In Austria, students, workers, and middle class liberals revolted in Vienna, setting up a constituent assembly. In Budapest, the Magyars led a movement of national autonomy, led by patriot Lajos Kossuth. Similarly, in Prague, the Czechs revolted in the name of self-government. In Italy, new constitutions were declared in Tuscany and Piedmont, with the goal of overthrowing their Austrian masters. Here, middle class liberals pushed the concept of Italian unification alongside the defeat of the Austrians with the help of the Young Italy movement, founded in 1831 by nationalist Giuseppe Mazzini, an Italian patriot who favored a democratic revolution to unify the country. In February 1849, Mazzini led a democratic revolt against the Pope in Rome, becoming head of the Republic of Rome later that month. By attacking the Pope, the democrats went too far. The self-proclaimed protectors of the Pope, the French, moved in and defeated Mazzini's Roman legion. The Pope was restored and a democratic Italy collapsed, for now.

Meanwhile, from August 1848, the Austrian army soundly defeated every revolt in its empire. In Vienna, in Budapest, in Prague, the Austrians legions crushed the liberal and democratic movements, returning the empire to the conservative establishment that ruled at the beginning of 1848. Nothing had come of the revolutions of 1848.

Commentary

The revolutions of 1848 were a "turning point in modern history that modern history failed to turn." Every one was an utter failure; though minor reforms emerged in the Germany provinces and in Prussia, the conservative regimes that canvassed Europe remained in power.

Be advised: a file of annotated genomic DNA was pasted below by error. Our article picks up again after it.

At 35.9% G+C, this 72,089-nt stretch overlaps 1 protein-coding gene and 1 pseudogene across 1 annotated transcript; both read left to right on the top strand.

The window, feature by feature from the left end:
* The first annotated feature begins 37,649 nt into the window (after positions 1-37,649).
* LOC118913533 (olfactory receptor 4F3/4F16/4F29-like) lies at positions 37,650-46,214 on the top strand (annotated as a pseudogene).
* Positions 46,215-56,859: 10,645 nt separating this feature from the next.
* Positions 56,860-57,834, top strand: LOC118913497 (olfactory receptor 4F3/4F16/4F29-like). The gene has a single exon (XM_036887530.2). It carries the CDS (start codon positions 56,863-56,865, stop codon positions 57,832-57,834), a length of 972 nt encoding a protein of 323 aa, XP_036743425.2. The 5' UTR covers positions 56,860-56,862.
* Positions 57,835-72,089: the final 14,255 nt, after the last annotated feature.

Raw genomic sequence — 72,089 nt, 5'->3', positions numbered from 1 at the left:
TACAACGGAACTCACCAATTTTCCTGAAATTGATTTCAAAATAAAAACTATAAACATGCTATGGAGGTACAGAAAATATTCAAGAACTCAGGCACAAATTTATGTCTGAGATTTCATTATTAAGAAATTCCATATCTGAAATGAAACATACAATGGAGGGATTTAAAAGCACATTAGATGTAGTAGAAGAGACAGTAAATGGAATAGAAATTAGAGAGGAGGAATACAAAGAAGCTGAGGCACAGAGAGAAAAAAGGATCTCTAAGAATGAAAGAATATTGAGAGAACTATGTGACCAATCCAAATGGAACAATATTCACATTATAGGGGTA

Though utter failures themselves, the 1848 revolutions inspire much more discussion. Consider the following four points:

PARGRAPH The year 1848 marked the end of the so-called "concert of Europe" that had been defined after the defeat of Napoleon in 1815 as a way to maintain the European balance of power by having the continent's major powers meet to resolve their differences and prevent aggression. After 1848, the European powers seemed incapable of united action to maintain the status quo, probably because the revolutions of 1848 weakened the regimes in the eyes of their people. Secondly, the revolutions failed to bring about any significant change. In France, the December 1848 presidential election brought Louis Napoleon, nephew of the former emperor, into office; it took him less than three years to consolidate absolute power. In Austria, a new emperor, Franz Josef I, continued Austrian dominance over all the minorities of eastern Europe. In Prussia, the promised assembly had little power and was constituted by the aristocratic elite.

The final two points emerge from here: 1) Why did the revolutions fail? and 2) why was it so easy for conservative forces to return? The revolutions probably failed due to lack of organization. In Austria, for example, the revolts in Prague, Vienna, and Budapest maintained no communication among them, allowing the Austrian army to attend to each in isolation, without a united front. Finally, the return of conservative and reactionary forces was probably due to the middle class. Another reason why the revolutions failed was because moderate liberals of the middle class feared the radicalism of the workers, preventing any type of lasting alliance. Therefore, when radicals took control of the revolutions in Paris and in eastern Europe, the middle class liberals turned their backs, preferring absolute rule and law and order, to the uncertainty of radical revolution.